Monday, November 27, 2006

The Cable Guy

Like most Korean apartments, we have an intercom outside out door which connects to a handset on the other side, so somewhat bizarrely you can talk to someone if they come to the door, even though in actuality, you can have a perfectly audible conversation through the door itself with no need for any gadgetry.

Today, when the intercom was pressed the guy on the other side proceeded to talk so loudly and urgently that my girlfriend dispensed with the handset and talked through the door, as clearly the unidentified caller intended to anyway. He'd come about the cable service. Why? Because there was a problem. What problem? Well, if we'd just open the door he'd explain - but he wouldn't explain if it wasn't face to face, which was a little odd I suppose.

So it was I found myself, at my girlfriend's behest, brandishing the somewhat unlikely weapon of an umbrella in case this proved to be a problem - though what kind of problem I couldn't begin to imagine. In the UK there are no intercoms and I used to just open my door to anyone, no matter how bizarre or unsavoury they turned out to be, and a fair few were at that. Of course, being from the UK I had already mentally mapped where all the really sharp objects in the apartment were should we ever actually have to defend ourselves.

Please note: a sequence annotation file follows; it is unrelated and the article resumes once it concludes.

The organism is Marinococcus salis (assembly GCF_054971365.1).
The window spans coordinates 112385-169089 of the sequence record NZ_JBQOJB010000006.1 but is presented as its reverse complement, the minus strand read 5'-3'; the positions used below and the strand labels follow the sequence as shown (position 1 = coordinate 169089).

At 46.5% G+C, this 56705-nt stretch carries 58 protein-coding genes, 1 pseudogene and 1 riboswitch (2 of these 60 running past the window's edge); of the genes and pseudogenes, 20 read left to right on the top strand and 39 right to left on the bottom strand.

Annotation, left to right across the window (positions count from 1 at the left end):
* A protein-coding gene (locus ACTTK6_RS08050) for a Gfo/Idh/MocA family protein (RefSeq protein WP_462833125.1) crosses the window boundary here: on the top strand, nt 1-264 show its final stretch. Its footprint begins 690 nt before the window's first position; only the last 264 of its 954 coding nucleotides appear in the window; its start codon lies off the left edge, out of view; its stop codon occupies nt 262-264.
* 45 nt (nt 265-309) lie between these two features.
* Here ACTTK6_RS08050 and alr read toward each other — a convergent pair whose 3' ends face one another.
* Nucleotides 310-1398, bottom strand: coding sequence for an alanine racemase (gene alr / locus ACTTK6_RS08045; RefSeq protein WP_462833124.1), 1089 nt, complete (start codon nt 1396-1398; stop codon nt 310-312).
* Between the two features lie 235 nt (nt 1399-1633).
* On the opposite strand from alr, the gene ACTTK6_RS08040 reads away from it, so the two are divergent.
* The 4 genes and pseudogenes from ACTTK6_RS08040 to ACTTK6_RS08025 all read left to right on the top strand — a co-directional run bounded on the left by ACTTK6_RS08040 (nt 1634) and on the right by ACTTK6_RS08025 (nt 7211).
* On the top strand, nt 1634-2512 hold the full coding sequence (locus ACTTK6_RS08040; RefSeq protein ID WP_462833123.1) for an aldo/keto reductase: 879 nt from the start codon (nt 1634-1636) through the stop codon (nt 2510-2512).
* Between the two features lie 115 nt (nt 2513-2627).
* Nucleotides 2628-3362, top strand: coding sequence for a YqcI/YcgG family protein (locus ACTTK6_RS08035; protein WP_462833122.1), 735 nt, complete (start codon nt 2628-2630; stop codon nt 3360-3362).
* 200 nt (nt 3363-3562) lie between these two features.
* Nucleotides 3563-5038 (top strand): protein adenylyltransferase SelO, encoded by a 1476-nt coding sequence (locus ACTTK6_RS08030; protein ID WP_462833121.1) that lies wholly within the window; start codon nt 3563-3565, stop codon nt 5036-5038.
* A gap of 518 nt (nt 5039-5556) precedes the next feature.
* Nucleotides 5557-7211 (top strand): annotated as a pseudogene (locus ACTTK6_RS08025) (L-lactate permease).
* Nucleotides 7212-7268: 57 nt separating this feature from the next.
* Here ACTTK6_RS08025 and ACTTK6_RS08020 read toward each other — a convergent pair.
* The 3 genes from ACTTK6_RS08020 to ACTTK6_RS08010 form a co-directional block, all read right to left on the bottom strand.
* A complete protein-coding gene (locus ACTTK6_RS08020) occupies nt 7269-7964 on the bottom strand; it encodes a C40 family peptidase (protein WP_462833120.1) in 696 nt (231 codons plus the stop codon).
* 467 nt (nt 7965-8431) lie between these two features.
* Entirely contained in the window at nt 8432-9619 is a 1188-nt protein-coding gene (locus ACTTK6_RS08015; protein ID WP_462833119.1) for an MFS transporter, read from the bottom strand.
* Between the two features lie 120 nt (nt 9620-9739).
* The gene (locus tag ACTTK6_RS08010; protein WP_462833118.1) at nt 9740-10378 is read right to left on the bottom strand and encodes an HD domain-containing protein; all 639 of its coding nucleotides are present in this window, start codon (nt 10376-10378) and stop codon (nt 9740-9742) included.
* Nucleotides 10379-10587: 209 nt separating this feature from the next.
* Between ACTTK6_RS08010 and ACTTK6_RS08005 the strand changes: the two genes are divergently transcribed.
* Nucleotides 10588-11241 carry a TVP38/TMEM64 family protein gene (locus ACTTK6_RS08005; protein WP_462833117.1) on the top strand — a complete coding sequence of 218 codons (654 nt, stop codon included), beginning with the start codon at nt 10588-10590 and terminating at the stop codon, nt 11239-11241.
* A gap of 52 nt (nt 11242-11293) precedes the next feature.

One of the reasons I wanted to leave the UK was that I got sick of the increasing social chaos and crime. I have few illusions about living in another country, but I've voted with my feet on the principle that ignorance is bliss. It's interesting that my girlfriend, despite her years in the UK, may still have had some of that ignorance, whereas once back in Korea she won't open the door to anyone without satisfying herself of their legitimacy first through the intercom.

So she eventually opened the door to the cable guy after some commotion, pleading and veiled annoyance on his part. He'd come to collect the connection fee for the cable - 55,000 Won. We were a bit surprised by this as the cable had already been connected when we moved in, though allegedly this was because the previous occupants had disappeared owing three months on the bill and they hadn't been cut off yet. Pointing out that there had actually been no connecting to do, the demand was lowered to 22,000 Won. At which point the a member of the building landlord's family turned up and more slightly tense discussion was had, by the end of which we handed over 11,000 Won.

Despite his attempts to make Korea seem a more dangerous place, the very fact that the cable guy was turning up on doorsteps to collect cash suggested that the country was still safer than the UK where such a thing would invite violence, robbery or both.

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